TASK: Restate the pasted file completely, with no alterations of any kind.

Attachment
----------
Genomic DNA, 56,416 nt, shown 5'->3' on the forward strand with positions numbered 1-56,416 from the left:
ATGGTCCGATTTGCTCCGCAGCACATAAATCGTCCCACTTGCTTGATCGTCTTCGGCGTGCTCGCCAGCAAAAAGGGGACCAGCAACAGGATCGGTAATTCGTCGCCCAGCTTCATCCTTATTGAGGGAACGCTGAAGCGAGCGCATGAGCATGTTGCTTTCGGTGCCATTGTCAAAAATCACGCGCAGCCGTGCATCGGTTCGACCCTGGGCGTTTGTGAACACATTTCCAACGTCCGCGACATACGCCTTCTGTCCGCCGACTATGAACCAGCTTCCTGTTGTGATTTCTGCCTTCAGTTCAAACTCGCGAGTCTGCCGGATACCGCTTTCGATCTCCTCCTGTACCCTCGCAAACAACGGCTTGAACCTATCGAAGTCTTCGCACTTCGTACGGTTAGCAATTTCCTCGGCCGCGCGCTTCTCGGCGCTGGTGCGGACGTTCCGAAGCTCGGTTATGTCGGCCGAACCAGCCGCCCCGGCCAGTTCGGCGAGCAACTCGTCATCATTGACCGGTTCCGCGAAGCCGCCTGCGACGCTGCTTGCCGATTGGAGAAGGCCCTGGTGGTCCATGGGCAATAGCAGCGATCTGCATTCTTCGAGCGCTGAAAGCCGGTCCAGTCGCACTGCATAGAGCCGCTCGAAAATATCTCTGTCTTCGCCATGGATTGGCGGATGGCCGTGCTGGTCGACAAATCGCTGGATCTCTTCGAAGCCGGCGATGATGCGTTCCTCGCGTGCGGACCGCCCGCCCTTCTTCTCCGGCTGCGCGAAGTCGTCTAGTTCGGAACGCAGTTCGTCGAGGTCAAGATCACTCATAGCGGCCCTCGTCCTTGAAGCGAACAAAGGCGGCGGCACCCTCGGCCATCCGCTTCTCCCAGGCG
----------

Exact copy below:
Genomic DNA, 56,416 nt, shown 5'->3' on the forward strand with positions numbered 1-56,416 from the left:
ATGGTCCGATTTGCTCCGCAGCACATAAATCGTCCCACTTGCTTGATCGTCTTCGGCGTGCTCGCCAGCAAAAAGGGGACCAGCAACAGGATCGGTAATTCGTCGCCCAGCTTCATCCTTATTGAGGGAACGCTGAAGCGAGCGCATGAGCATGTTGCTTTCGGTGCCATTGTCAAAAATCACGCGCAGCCGTGCATCGGTTCGACCCTGGGCGTTTGTGAACACATTTCCAACGTCCGCGACATACGCCTTCTGTCCGCCGACTATGAACCAGCTTCCTGTTGTGATTTCTGCCTTCAGTTCAAACTCGCGAGTCTGCCGGATACCGCTTTCGATCTCCTCCTGTACCCTCGCAAACAACGGCTTGAACCTATCGAAGTCTTCGCACTTCGTACGGTTAGCAATTTCCTCGGCCGCGCGCTTCTCGGCGCTGGTGCGGACGTTCCGAAGCTCGGTTATGTCGGCCGAACCAGCCGCCCCGGCCAGTTCGGCGAGCAACTCGTCATCATTGACCGGTTCCGCGAAGCCGCCTGCGACGCTGCTTGCCGATTGGAGAAGGCCCTGGTGGTCCATGGGCAATAGCAGCGATCTGCATTCTTCGAGCGCTGAAAGCCGGTCCAGTCGCACTGCATAGAGCCGCTCGAAAATATCTCTGTCTTCGCCATGGATTGGCGGATGGCCGTGCTGGTCGACAAATCGCTGGATCTCTTCGAAGCCGGCGATGATGCGTTCCTCGCGTGCGGACCGCCCGCCCTTCTTCTCCGGCTGCGCGAAGTCGTCTAGTTCGGAACGCAGTTCGTCGAGGTCAAGATCACTCATAGCGGCCCTCGTCCTTGAAGCGAACAAAGGCGGCGGCACCCTCGGCCATCCGCTTCTCCCAGGCG